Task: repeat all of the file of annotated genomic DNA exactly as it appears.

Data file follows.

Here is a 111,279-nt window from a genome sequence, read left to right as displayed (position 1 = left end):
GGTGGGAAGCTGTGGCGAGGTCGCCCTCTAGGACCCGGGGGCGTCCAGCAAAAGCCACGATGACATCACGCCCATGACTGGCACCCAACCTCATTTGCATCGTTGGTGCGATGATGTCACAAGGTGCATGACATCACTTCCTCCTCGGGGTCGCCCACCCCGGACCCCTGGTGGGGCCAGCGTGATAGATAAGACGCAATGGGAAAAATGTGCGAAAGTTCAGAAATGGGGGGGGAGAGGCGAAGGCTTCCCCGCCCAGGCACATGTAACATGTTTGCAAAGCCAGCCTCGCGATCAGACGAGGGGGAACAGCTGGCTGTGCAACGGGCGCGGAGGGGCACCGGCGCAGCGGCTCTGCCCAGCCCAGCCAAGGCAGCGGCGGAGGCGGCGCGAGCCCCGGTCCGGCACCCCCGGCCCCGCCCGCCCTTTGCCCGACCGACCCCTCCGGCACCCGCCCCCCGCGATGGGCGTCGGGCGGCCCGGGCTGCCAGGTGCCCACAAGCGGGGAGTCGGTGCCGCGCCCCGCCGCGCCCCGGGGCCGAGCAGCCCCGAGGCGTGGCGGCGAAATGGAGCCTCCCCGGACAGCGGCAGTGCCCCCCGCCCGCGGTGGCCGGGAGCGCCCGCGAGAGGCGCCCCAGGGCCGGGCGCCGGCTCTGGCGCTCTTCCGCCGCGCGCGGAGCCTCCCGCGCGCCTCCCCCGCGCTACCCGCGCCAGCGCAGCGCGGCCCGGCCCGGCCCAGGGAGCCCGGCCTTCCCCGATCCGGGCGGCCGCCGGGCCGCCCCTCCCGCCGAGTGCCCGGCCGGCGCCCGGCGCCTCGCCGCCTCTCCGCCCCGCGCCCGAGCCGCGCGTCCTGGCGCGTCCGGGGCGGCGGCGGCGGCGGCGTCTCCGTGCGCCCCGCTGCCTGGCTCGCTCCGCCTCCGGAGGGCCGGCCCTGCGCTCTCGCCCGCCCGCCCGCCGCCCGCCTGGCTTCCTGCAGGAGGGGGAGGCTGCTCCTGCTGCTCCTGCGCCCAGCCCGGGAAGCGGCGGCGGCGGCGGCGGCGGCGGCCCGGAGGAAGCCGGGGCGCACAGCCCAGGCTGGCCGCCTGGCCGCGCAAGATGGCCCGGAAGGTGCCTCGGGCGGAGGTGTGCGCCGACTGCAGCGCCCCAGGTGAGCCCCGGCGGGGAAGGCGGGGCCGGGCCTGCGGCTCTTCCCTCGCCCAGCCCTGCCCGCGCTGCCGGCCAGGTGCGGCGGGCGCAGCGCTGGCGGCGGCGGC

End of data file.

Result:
Here is a 111,279-nt window from a genome sequence, read left to right as displayed (position 1 = left end):
GGTGGGAAGCTGTGGCGAGGTCGCCCTCTAGGACCCGGGGGCGTCCAGCAAAAGCCACGATGACATCACGCCCATGACTGGCACCCAACCTCATTTGCATCGTTGGTGCGATGATGTCACAAGGTGCATGACATCACTTCCTCCTCGGGGTCGCCCACCCCGGACCCCTGGTGGGGCCAGCGTGATAGATAAGACGCAATGGGAAAAATGTGCGAAAGTTCAGAAATGGGGGGGGAGAGGCGAAGGCTTCCCCGCCCAGGCACATGTAACATGTTTGCAAAGCCAGCCTCGCGATCAGACGAGGGGGAACAGCTGGCTGTGCAACGGGCGCGGAGGGGCACCGGCGCAGCGGCTCTGCCCAGCCCAGCCAAGGCAGCGGCGGAGGCGGCGCGAGCCCCGGTCCGGCACCCCCGGCCCCGCCCGCCCTTTGCCCGACCGACCCCTCCGGCACCCGCCCCCCGCGATGGGCGTCGGGCGGCCCGGGCTGCCAGGTGCCCACAAGCGGGGAGTCGGTGCCGCGCCCCGCCGCGCCCCGGGGCCGAGCAGCCCCGAGGCGTGGCGGCGAAATGGAGCCTCCCCGGACAGCGGCAGTGCCCCCCGCCCGCGGTGGCCGGGAGCGCCCGCGAGAGGCGCCCCAGGGCCGGGCGCCGGCTCTGGCGCTCTTCCGCCGCGCGCGGAGCCTCCCGCGCGCCTCCCCCGCGCTACCCGCGCCAGCGCAGCGCGGCCCGGCCCGGCCCAGGGAGCCCGGCCTTCCCCGATCCGGGCGGCCGCCGGGCCGCCCCTCCCGCCGAGTGCCCGGCCGGCGCCCGGCGCCTCGCCGCCTCTCCGCCCCGCGCCCGAGCCGCGCGTCCTGGCGCGTCCGGGGCGGCGGCGGCGGCGGCGTCTCCGTGCGCCCCGCTGCCTGGCTCGCTCCGCCTCCGGAGGGCCGGCCCTGCGCTCTCGCCCGCCCGCCCGCCGCCCGCCTGGCTTCCTGCAGGAGGGGGAGGCTGCTCCTGCTGCTCCTGCGCCCAGCCCGGGAAGCGGCGGCGGCGGCGGCGGCGGCGGCCCGGAGGAAGCCGGGGCGCACAGCCCAGGCTGGCCGCCTGGCCGCGCAAGATGGCCCGGAAGGTGCCTCGGGCGGAGGTGTGCGCCGACTGCAGCGCCCCAGGTGAGCCCCGGCGGGGAAGGCGGGGCCGGGCCTGCGGCTCTTCCCTCGCCCAGCCCTGCCCGCGCTGCCGGCCAGGTGCGGCGGGCGCAGCGCTGGCGGCGGCGGC